This story was updated at 10:45 a.m. ET.
CAPE CANAVERAL, Fla. — A privately built unmanned spacecraft launched for NASA by the commercial spaceflight company SpaceX blasted into orbit Friday (March 1), but has experienced some sort of malfunction after separating from its rocket, the company says.
The robotic Dragon space capsule launched into orbit atop SpaceX's Falcon 9 rocket in what appeared to be a smooth liftoff from a pad at Cape Canaveral Air Force Station in Florida at 10:10 a.m. ET (1510 GMT). But once in orbit, SpaceX officials reported a problem just after spacecraft separation, when the Dragon capsule was expected to deploy its solar arrays.
"It appears that, although it achieved Earth orbit, Dragon is experiencing some type of problem right now," SpaceX's John Insprucker said during the company's launch webcast.
The glitch appears to be related to Dragon's thrusters, which allow the capsule to maneuver in orbit.
"Issue with Dragon thruster pods," SpaceX founder Elon Musk wrote on Twitter. "System inhibiting three of four from initializing. About to command inhibit override." [Photos: SpaceX's Third Launch to Space Station]
SPACE.com will provide updates as new information is available.
Falcons and Dragons
This mission is Hawthorne, Calif.-based SpaceX's second of a dozen contracted supply flights to the space station, part of a $1.6 billion agreement with NASA's Commercial Resupply Services Program.
The commercial space company was started in 2002 by Musk, a billionaire entrepreneur who also founded PayPal. The company's Falcon 9 rockets are named after the fictional Millennium Falcon spaceship from "Star Wars," while the Dragon capsules get their moniker from the song "Puff the Magic Dragon," Musk has said.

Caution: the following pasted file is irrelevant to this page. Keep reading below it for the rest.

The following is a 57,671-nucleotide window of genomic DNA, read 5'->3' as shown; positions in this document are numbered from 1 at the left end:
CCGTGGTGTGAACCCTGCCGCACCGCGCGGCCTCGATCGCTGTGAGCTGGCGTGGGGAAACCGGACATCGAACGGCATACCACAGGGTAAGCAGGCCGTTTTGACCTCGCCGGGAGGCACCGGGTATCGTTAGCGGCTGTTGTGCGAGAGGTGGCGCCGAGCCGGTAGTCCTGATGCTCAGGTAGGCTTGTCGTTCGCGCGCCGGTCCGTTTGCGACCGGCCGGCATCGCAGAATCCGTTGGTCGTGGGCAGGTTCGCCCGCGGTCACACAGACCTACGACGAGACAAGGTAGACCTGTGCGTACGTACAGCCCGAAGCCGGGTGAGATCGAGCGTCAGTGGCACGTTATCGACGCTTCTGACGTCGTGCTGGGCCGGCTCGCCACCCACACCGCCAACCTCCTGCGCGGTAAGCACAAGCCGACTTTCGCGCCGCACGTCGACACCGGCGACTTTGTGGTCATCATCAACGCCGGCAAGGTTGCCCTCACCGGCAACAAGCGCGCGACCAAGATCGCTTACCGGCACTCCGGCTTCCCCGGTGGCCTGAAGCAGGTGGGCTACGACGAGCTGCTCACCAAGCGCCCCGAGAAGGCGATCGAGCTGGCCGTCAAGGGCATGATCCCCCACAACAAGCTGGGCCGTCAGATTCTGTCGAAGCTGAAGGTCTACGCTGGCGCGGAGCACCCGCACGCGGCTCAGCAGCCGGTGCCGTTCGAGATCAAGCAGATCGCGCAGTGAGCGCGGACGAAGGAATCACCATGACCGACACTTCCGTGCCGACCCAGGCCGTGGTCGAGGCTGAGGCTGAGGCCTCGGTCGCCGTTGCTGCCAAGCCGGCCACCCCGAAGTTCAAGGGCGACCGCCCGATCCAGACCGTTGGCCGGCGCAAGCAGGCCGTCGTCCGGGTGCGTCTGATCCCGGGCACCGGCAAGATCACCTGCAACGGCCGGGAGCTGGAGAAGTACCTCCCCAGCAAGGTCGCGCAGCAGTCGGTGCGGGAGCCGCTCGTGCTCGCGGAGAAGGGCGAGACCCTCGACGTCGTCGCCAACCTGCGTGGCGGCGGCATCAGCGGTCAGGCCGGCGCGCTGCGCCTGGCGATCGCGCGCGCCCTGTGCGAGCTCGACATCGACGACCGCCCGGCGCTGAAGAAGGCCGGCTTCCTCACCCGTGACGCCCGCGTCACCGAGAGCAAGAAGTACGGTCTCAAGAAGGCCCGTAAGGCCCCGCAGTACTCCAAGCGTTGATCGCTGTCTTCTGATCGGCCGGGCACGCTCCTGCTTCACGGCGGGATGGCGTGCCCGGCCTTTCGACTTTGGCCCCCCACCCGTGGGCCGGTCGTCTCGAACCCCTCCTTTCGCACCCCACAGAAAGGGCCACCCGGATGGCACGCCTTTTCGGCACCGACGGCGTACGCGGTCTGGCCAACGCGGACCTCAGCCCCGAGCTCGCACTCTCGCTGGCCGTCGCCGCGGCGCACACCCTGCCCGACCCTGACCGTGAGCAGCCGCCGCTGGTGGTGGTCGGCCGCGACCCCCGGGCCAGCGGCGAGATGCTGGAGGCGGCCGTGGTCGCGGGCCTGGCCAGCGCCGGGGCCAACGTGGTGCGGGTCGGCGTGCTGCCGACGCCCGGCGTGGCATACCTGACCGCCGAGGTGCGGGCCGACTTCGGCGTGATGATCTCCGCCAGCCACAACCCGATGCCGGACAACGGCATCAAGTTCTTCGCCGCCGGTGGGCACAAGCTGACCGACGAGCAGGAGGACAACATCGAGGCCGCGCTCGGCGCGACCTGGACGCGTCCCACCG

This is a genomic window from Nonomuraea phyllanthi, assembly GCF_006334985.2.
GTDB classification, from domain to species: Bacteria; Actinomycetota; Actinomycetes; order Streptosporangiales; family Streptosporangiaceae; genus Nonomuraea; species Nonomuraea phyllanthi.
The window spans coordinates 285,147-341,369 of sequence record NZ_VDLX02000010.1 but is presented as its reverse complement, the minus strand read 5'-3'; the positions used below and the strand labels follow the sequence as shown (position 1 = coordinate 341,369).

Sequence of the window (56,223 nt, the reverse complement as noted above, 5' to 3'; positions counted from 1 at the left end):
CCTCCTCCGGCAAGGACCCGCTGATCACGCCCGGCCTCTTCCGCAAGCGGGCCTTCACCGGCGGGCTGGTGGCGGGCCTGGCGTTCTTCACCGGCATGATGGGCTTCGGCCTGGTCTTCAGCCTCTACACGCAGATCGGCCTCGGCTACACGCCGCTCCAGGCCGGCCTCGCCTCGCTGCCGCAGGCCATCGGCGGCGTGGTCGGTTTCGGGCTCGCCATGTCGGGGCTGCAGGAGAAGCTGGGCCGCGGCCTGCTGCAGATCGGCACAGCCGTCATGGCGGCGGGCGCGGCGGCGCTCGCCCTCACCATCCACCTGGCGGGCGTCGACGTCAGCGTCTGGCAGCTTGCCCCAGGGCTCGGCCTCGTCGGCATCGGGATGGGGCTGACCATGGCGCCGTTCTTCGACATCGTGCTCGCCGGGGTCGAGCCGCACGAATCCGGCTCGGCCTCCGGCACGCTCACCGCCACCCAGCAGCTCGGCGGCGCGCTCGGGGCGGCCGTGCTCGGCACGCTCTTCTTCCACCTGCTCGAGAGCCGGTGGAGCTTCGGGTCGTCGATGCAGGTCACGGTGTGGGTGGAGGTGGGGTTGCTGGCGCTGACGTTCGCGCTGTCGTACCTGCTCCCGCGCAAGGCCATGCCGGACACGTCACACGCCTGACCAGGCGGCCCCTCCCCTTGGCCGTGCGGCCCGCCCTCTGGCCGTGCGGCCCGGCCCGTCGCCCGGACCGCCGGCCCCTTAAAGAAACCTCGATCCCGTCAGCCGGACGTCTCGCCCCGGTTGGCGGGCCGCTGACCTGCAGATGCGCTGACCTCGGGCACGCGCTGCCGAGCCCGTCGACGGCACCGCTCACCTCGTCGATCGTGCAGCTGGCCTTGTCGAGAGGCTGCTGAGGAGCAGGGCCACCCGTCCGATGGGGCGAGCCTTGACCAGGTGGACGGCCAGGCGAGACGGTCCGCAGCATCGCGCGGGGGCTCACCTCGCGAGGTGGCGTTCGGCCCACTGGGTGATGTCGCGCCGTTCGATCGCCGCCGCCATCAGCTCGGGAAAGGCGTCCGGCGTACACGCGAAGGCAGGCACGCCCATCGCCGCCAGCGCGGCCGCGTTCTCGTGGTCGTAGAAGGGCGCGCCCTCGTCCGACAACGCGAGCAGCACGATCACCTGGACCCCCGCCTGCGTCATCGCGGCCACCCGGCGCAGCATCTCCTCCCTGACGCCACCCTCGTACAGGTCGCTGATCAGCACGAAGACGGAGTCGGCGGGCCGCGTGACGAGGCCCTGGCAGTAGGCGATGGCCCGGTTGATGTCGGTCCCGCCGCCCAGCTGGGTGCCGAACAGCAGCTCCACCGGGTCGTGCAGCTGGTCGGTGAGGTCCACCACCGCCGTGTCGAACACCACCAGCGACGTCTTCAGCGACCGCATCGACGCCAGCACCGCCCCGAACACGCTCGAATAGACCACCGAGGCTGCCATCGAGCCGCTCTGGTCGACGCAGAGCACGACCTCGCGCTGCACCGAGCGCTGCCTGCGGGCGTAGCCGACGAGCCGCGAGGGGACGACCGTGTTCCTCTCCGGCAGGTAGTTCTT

Although storms threatened central Florida earlier in the week, the skies cleared in time, and the rocket was "go" for liftoff.
The Dragon capsule is due to deliver 1,200 lbs (544 kilograms) of scientific experiments and supplies to the space station after docking on Saturday at 6:30 a.m. ET (1100 GMT). Among its bounty is food for the astronauts, including fruits picked from the orchard of a SpaceX employee's father, Shotwell said. The capsule is also carrying a copy of the song "Up in the Air" by the American rock band Thirty Minutes to Mars for NASA astronaut Thomas Marshburn, a flight engineer on the station.
The orbiting outpost is currently home to six crewmembers, led by Expedition 34 commander Kevin Ford of NASA. Ford and Marshburn will use the station's robotic arm to grab the Dragon capsule and attach it to the station, NASA officials said.
The flight will be Dragon's third visit to the space station, following a test flight in May 2012 and its first contracted cargo delivery mission in October of that year. SpaceX has taken precautions to avoid an engine anomaly that caused one of the Falcon 9's nine Merlin rocket engines to shut down during the October liftoff. Although the failure didn't prevent Dragon from docking safely to the station, it did cause a secondary payload, a prototype Orbcomm OG2 communications satellite, to miss its intended orbit and fall back to Earth.
The residents of the space station have been preparing for Dragon's docking for some time, said Mike Suffredini, the manager of the International Space Station program office at Johnson Space Center in Houston. Engineers on the ground helped the astronauts update the space station's computers, including new upgrades to the software that controls the robotic arm that is expected to grab onto the capsule, Suffredini added.